Nearly 200,000 people in the South Bay are about to pay more for their water.
Monday night the Sweetwater Authority voted to increase water rates by five percent.
The state ordered the district to cut back on water use by 12 percent. Residents exceeded that goal leading to a drop in revenue for the water district.
"The water bill just keeps going up, the more I conserve, the higher it gets," said one of several residents who spoke out against the rate hike.
Michael Seiler lives in Bonita. He said it's unfair that people who have to use more water are charged at a higher rate.
"The subsidized free ride that lower water use customers have been enjoying must end for all," Seiler told the board.
According to the water authority, conservation started in June; revenue in July was down $200,000.
"The costs are exorbitant in the upper tiers, it's just unfair," said Dave Schlesinger, who also lives in Bonita.
Unfair and illegal, according to a lawyer representing the Sweetwater Rate Payers' Association.
"I guess the Sweetwater Authority has not learned anything from the Capistrano Taxpayers action," said attorney Ben Benumof.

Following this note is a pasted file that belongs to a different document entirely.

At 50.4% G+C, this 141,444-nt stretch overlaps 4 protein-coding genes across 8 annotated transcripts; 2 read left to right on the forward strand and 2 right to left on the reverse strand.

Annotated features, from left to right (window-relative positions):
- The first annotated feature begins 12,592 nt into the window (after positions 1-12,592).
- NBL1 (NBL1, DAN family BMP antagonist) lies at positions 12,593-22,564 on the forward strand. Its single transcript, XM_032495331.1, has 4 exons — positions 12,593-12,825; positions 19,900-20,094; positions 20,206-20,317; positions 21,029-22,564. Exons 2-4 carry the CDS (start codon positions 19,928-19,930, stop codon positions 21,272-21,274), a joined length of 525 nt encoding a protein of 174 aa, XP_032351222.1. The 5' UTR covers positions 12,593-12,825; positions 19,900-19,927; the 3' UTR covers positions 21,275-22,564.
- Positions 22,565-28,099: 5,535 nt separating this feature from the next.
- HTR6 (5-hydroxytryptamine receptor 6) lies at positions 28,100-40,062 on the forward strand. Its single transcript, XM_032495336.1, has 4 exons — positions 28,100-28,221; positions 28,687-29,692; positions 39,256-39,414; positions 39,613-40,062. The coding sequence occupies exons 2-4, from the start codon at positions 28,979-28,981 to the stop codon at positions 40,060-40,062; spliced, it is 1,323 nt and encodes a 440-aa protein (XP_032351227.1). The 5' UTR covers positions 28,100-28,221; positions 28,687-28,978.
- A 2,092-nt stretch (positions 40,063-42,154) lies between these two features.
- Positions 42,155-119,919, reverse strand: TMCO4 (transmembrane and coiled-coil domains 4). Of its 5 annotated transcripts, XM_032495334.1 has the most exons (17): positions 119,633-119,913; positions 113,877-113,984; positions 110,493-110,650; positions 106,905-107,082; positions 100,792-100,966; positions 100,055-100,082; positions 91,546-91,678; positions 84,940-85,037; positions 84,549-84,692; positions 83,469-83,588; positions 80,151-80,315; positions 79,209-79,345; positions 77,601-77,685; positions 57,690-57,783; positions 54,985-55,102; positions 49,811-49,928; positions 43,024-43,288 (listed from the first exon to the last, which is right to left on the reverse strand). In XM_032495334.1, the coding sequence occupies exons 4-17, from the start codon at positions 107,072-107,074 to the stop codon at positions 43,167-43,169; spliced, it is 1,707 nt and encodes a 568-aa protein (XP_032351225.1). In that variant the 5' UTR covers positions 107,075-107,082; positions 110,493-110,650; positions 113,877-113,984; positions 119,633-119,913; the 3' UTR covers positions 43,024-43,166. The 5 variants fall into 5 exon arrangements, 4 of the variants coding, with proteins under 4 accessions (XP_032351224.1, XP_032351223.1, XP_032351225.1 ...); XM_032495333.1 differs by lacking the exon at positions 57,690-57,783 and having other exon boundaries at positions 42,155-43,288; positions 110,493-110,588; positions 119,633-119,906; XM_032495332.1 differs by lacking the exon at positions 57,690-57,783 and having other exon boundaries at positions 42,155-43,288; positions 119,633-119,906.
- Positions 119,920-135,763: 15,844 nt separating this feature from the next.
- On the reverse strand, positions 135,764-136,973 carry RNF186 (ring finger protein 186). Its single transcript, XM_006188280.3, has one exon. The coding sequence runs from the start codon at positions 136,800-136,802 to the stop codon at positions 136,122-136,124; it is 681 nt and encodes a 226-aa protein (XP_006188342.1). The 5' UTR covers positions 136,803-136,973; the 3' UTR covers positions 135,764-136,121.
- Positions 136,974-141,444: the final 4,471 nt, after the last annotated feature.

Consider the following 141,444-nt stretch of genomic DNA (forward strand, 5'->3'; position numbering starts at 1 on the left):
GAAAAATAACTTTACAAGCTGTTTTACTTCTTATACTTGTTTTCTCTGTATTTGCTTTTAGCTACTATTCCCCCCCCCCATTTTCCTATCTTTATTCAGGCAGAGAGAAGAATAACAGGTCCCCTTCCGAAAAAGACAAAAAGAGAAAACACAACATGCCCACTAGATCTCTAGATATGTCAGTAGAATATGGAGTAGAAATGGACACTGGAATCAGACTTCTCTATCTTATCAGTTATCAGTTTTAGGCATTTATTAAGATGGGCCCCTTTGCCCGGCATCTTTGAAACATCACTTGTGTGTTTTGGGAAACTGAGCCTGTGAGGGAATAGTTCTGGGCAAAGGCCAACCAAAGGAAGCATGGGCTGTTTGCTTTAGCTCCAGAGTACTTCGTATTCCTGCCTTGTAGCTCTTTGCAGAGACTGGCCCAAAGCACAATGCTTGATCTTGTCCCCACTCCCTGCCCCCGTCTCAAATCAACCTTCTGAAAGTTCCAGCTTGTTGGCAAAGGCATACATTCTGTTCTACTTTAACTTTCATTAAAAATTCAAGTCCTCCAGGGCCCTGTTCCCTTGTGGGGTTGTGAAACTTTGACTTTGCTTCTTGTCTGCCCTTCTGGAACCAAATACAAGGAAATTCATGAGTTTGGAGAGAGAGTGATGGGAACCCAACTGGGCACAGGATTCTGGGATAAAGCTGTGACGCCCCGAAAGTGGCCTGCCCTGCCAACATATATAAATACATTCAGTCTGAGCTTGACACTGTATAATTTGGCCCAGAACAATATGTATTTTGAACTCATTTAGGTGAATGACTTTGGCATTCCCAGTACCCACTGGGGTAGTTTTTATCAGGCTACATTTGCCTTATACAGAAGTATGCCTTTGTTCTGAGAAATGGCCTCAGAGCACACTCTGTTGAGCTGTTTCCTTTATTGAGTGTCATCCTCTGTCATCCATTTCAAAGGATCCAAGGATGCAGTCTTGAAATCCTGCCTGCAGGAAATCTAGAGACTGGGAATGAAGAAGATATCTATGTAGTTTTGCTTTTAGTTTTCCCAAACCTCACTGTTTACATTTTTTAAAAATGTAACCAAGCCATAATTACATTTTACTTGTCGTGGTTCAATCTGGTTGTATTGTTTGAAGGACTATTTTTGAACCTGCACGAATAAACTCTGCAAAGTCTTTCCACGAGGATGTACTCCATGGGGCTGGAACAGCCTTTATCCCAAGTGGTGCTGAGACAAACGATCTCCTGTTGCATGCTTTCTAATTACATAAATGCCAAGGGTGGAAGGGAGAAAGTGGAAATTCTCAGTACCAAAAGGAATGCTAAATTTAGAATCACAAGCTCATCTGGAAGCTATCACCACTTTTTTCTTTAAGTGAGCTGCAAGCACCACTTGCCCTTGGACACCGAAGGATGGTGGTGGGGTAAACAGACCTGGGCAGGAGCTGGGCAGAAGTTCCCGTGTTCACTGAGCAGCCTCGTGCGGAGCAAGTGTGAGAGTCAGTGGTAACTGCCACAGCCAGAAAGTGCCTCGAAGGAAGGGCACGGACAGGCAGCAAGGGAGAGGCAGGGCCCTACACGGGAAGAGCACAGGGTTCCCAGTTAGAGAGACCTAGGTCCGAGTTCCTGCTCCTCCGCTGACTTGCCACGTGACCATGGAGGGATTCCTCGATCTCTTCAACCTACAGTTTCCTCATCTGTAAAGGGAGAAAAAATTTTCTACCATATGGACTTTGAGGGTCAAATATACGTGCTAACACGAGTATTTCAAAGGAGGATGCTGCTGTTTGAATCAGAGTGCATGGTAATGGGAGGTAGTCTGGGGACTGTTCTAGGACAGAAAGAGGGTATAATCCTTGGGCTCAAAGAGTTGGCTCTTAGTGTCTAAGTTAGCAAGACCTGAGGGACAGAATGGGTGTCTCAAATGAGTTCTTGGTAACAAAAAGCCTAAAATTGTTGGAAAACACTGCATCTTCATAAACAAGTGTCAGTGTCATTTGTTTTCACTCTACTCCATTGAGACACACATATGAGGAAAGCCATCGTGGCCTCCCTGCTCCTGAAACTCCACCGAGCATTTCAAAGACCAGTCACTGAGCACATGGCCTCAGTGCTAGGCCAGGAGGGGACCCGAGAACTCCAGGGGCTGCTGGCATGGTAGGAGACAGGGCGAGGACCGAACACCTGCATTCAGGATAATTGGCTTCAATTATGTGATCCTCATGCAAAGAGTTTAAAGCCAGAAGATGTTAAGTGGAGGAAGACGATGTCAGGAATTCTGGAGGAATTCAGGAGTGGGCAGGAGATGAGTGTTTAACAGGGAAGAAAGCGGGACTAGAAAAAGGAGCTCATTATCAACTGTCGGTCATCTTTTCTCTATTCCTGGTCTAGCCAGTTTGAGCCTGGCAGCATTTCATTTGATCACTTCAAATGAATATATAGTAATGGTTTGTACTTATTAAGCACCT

Benumof was involved in a recent lawsuit against the city of San Juan Capistrano over its tiered water rate system.
Ultimately, the court ruled in favor of the customers. The ruling essentially says if a city buys all of its water from a single source at a set price customers must be charged the same rate.
"You had higher water users, paying an unproportional amount and you have lower water users paying an unproportional amount," said Benumof.
Governor Brown has said tiered systems help promote conservation.
"I want to make it clear this is not a battle between conservation and no conservation, there are so many ways to conserve and people are doing it across the state, but it has nothing to do with tiered rates," said Benumof.
To watch the news broadcast on ABC 10 News, August 31, 2015, please click here.
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